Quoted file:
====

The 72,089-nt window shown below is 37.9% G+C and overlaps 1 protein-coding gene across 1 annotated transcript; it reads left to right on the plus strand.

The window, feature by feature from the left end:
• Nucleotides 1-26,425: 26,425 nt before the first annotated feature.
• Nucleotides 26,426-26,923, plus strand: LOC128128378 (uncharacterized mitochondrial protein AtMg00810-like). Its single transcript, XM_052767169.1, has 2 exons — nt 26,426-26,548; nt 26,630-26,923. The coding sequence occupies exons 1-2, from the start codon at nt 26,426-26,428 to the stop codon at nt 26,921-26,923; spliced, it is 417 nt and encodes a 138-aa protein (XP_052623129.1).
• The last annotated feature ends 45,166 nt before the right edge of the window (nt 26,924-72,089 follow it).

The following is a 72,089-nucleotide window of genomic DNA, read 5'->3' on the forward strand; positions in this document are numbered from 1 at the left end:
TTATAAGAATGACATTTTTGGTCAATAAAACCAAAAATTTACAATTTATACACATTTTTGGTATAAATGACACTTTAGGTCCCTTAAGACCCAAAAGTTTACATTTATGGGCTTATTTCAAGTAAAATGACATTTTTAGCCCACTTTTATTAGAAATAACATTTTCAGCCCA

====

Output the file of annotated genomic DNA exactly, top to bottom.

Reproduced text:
The 72,089-nt window shown below is 37.9% G+C and overlaps 1 protein-coding gene across 1 annotated transcript; it reads left to right on the plus strand.

The window, feature by feature from the left end:
• Nucleotides 1-26,425: 26,425 nt before the first annotated feature.
• Nucleotides 26,426-26,923, plus strand: LOC128128378 (uncharacterized mitochondrial protein AtMg00810-like). Its single transcript, XM_052767169.1, has 2 exons — nt 26,426-26,548; nt 26,630-26,923. The coding sequence occupies exons 1-2, from the start codon at nt 26,426-26,428 to the stop codon at nt 26,921-26,923; spliced, it is 417 nt and encodes a 138-aa protein (XP_052623129.1).
• The last annotated feature ends 45,166 nt before the right edge of the window (nt 26,924-72,089 follow it).

The following is a 72,089-nucleotide window of genomic DNA, read 5'->3' on the forward strand; positions in this document are numbered from 1 at the left end:
TTATAAGAATGACATTTTTGGTCAATAAAACCAAAAATTTACAATTTATACACATTTTTGGTATAAATGACACTTTAGGTCCCTTAAGACCCAAAAGTTTACATTTATGGGCTTATTTCAAGTAAAATGACATTTTTAGCCCACTTTTATTAGAAATAACATTTTCAGCCCA